The Blood of the Lamb

October 1st, 2017

Preacher:  The Rev. Doyt L. Conn, Jr.

Here we go. “And war broke out in heaven: Michael and his angels fought against the dragon.  The dragon and his angels fought back, but they were defeated.  The great dragon was thrown down, that ancient serpent who is called the Devil and Satan, the deceiver of the whole world was thrown down to the earth”

Today we celebrate the feast of St. Michael and All Angels.  We do so because, veiled within this dramatic myth, are the core elements of Christian theology.  Here is the narrative: God won dominion in the heavens, and now the only place evil, mortally wounded in the battle, could reside was the one venue where God does not reign… And the name of that place? Earth.

The battle with evil had come to us. And so, God reigns in heaven. Evil is cast down to earth, where we are made to meet it, and crush it. And the weapons at our disposal, as noted today in the Book of Revelation are:

1) the blood of the Lamb;

2) the testimony of the word;

3) and fearlessness in the face of death.

Those are the three weapons; today we’ll only focus on the first: the blood of the lamb. But before we go there let’s return to the cosmology of heaven and earth. The first thing to remember is that heaven and earth are places. The first line in the Bible makes this clear: “In the beginning God created heaven and earth.” (Gen 1:3) They are places. Heaven is where God lives, and where God is king, and where what God wants to happen happens the way God wants it to happen.  And what we hear today is that God did not want the patterns of evil to pollute the rhythms of God’s creation; so war broke out and the Devil was cast down to earth; which, like heaven, is a place; it is the place God reserved for human freedom; for human choice.

It is common to think that heaven is a place way out there, far, far away, maybe in the 11th dimension, maybe someplace we go when we die. And earth is this spinning globe upon which we now dwell.

But the theology of Christianity is just the opposite, claiming heaven is here. It includes the ground upon which we stand, and the space between our protons and our electrons and our neutrons. Heaven is where we live.  It is also where the lion roams, and the eagle soars.  And when that eagle dives into the Sound to catch a fish…that too is part of the natural rhythm of the Kingdom of God. From nuclear fusion in the farthest star, to the movement of leptons, to the cry of a newborn baby…these are events in heaven, and heaven is where we live, and heaven is where God lives as well. Where is heaven? Right here, this near, closer than our minds can imagine.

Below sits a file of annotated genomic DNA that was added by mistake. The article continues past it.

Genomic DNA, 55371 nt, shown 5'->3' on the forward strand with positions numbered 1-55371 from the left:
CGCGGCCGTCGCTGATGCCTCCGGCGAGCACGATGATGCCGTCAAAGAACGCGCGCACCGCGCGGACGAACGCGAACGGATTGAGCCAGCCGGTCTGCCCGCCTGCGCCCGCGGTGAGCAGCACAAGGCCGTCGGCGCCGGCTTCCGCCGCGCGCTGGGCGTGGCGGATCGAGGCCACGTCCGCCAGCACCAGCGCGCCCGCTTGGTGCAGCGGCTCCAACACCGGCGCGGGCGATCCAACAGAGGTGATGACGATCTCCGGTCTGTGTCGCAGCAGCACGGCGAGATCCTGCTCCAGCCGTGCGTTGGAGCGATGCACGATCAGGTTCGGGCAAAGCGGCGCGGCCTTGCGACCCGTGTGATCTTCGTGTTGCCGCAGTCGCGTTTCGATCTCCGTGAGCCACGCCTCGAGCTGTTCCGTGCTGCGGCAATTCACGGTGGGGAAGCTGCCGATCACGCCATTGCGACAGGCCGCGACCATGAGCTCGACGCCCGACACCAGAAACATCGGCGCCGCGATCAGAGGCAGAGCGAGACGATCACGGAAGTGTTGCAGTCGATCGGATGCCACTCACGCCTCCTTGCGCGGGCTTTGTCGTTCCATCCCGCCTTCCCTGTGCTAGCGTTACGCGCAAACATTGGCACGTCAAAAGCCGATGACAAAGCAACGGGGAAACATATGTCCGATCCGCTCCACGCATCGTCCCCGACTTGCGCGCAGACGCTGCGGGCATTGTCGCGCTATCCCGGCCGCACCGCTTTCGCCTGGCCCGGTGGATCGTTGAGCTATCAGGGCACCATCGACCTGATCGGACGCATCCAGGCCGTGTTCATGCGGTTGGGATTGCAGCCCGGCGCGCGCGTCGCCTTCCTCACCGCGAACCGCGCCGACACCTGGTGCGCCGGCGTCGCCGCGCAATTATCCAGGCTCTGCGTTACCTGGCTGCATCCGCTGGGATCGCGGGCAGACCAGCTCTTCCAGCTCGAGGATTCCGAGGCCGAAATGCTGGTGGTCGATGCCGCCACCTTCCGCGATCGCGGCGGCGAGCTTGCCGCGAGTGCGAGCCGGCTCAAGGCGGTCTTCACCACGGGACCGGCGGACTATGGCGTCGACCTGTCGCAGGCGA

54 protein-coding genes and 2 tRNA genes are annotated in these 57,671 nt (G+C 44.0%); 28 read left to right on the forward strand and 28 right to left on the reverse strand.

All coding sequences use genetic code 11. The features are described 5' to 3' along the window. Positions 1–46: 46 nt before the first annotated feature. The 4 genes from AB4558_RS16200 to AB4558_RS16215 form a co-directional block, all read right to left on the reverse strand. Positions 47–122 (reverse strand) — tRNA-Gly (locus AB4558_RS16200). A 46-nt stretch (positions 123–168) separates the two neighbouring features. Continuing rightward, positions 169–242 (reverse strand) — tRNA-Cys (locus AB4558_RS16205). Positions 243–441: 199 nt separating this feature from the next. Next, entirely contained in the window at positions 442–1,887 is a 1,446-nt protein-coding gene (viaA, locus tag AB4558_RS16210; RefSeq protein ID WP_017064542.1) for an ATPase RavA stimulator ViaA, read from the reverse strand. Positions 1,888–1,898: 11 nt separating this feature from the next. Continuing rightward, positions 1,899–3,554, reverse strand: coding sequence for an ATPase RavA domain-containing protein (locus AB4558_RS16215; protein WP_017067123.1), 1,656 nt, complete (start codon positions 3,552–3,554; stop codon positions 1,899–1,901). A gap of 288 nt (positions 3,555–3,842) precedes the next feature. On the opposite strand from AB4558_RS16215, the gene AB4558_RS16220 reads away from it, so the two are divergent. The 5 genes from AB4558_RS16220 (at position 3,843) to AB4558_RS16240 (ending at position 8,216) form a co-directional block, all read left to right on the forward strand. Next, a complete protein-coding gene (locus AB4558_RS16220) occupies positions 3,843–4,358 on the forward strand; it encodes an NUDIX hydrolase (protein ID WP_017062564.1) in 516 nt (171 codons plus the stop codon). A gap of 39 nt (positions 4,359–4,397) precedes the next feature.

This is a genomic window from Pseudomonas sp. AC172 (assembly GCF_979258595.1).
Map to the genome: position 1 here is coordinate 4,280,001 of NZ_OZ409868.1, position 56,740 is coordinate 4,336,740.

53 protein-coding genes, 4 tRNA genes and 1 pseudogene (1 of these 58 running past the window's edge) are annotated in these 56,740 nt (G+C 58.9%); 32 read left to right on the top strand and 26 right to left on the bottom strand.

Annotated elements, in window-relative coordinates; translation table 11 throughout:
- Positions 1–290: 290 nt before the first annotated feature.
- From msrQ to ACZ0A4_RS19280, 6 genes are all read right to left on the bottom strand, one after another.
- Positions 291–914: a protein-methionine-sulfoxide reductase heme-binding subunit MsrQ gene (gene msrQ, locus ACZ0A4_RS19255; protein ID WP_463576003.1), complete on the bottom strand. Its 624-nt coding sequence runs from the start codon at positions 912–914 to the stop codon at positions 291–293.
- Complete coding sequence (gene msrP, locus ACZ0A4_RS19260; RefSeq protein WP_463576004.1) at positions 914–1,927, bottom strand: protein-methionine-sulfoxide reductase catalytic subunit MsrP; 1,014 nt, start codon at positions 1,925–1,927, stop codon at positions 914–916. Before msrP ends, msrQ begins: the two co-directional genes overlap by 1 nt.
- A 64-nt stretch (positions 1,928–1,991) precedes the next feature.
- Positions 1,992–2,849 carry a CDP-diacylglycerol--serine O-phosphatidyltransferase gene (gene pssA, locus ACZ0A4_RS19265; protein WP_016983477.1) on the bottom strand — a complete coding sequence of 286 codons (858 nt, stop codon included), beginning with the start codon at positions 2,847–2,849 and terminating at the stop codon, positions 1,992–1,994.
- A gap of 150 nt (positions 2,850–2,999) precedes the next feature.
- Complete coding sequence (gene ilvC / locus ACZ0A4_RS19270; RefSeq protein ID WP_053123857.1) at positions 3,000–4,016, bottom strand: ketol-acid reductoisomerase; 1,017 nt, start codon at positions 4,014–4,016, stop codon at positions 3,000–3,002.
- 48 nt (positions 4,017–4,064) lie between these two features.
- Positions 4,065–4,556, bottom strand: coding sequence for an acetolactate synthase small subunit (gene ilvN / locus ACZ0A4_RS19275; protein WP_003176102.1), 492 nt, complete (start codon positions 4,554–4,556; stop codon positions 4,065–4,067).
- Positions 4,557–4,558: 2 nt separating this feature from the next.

So, if earth isn’t the place we are stomping around, where is it? Our Christianity cosmology claims earth as the place where God subjugated God’s priorities in favor of our freedom. Freedom being an absolute necessity if we are truly the children of God, made in the image and likeness of God.

Earth is a synonym for human choice; and within the realms of choice there are three venues: That space between you and me. The patterns and priorities of communities; and that place deep down inside the human heart.

Three venues: Relationship. Community. The human heart…those are the realms of earth, those are the places of human freedom, and those are the places where evil went to hide, after being mortally wounded by God.

Lions aren’t evil. Eagles aren’t evil. Leptons aren’t evil; Nuclear fusion isn’t evil. The only place evil lurks is in relationships, communities, and the human heart. These are the venues where we are to stamp out evil. Our task is to bring together earth and heaven. Our task is to align our decisions with God’s hope for our lives. Our task is summed up by Jesus this way: “on earth as it is in heaven.”

That is the goal of all of creation: “on earth as it is in heaven;” where heaven is revealed in that space that exists between you and me; where heaven is revealed in the aspirations of the larger community; where heaven is revealed in the human heart; singing: “on earth as it is in heaven.” That is the goal of Christianity.